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Author Hori, Y.; Takimoto, A.; Fujita, K.
Title Are there breed difference in referential behavior in horses (Equus caballus)? Type Conference Article
Year 2012 Publication Proceedings of the 2. International Equine Science Meeting Abbreviated Journal Proc. 2. Int. Equine. Sci. Mtg
Volume in press Issue Pages
Keywords breed difference, social behavior, referential behavior
Abstract Domesticated animals are characterized by variability of breeds. There is a great diversity in body size and/or coat color between different breeds. However, there are few scientific researches about difference in cognition and behavior between breeds. Comparison of behavior between breeds may be useful for the study of genetics behind the diversity of cognition and behavior. In the present study, we investigated behavioral differences between horse breeds. We tested two different breeds which have different histories, thoroughbreds and creoles. Thoroughbreds are racing horses which have been exposed to strict selection toward racing performance for about 300 years. Creoles are descendents of horses which were brought to South America by Spanish people in 15th century and used by native cowboys for riding. We compared the behavior in a difficult situation by using an “unsolvable task”. The experimenter put a food reward into a transparent box and closed it firmly so that horses could not take the reward. We compared the referential behavior (gazing behavior toward the experimenter) between thoroughbreds and creoles. We analyzed referential behavior by using generalized linear models (GLM) and model selection by Akaike’s information criterion (AIC). There were no effect of breed in the frequency and the duration of the referential behavior. But the latency before looking at the experimenter tended to be shorter in thoroughbreds than in creoles. This result suggests that there may be breed differences in horses’ social cognition and behavior. However, the effect of sex was also seen. Furthermore, we could not exclude the environmental effect (e. g. feeding environments, trainings) in this study. So we cannot explain the variation in referential behavior by breed effect only. We need to replicate the result by controlling environmental effects.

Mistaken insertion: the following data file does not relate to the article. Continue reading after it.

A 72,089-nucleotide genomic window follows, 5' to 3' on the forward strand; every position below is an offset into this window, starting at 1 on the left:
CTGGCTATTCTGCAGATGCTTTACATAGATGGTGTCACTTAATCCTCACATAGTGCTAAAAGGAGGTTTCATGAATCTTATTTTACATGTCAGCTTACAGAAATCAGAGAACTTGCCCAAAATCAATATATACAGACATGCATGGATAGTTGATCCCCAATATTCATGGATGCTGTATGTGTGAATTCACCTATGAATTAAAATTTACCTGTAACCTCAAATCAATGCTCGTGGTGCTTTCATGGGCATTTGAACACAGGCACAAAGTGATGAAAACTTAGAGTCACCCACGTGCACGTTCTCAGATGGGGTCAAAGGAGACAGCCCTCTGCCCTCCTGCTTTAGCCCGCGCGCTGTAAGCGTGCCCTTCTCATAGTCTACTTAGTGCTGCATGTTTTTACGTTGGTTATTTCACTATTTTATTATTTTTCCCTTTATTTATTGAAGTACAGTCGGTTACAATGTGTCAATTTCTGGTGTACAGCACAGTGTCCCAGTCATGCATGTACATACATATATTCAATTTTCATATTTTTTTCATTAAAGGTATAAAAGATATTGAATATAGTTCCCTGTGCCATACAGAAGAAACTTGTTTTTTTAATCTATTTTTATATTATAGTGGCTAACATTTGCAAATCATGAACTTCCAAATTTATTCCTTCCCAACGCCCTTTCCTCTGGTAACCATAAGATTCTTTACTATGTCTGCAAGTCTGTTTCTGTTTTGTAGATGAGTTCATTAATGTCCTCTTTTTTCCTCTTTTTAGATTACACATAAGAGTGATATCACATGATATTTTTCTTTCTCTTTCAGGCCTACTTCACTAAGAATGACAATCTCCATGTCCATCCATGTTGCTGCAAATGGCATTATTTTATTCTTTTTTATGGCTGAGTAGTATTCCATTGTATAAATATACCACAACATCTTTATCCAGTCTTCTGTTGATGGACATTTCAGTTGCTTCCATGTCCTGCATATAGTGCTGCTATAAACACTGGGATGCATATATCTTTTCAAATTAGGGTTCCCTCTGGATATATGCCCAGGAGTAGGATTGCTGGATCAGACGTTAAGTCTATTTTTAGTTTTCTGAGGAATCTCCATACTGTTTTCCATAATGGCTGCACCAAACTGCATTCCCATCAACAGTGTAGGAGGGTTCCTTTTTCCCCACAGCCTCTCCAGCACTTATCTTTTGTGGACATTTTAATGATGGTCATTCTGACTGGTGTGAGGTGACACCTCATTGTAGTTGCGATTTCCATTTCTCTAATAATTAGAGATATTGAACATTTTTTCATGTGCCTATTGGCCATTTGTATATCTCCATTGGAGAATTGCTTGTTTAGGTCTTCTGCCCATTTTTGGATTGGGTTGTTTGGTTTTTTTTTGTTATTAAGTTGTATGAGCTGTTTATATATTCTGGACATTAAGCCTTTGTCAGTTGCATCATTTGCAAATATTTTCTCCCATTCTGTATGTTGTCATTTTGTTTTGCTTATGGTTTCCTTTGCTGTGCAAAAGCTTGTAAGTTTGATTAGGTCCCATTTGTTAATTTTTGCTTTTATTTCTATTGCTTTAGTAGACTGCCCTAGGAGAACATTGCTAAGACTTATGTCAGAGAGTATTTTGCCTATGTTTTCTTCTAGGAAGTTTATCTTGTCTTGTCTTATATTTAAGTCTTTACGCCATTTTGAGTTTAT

Corporate Author Hori, Y. Thesis
Publisher Xenophon Publishing Place of Publication (up) Wald Editor Krueger, K.
Language Summary Language Original Title
Series Editor Series Title Abbreviated Series Title
Series Volume Series Issue Edition
ISSN 978-3-9808134-26 ISBN Medium
Area Expedition Conference
Notes Approved no
Call Number Equine Behaviour @ team @ Serial 5509
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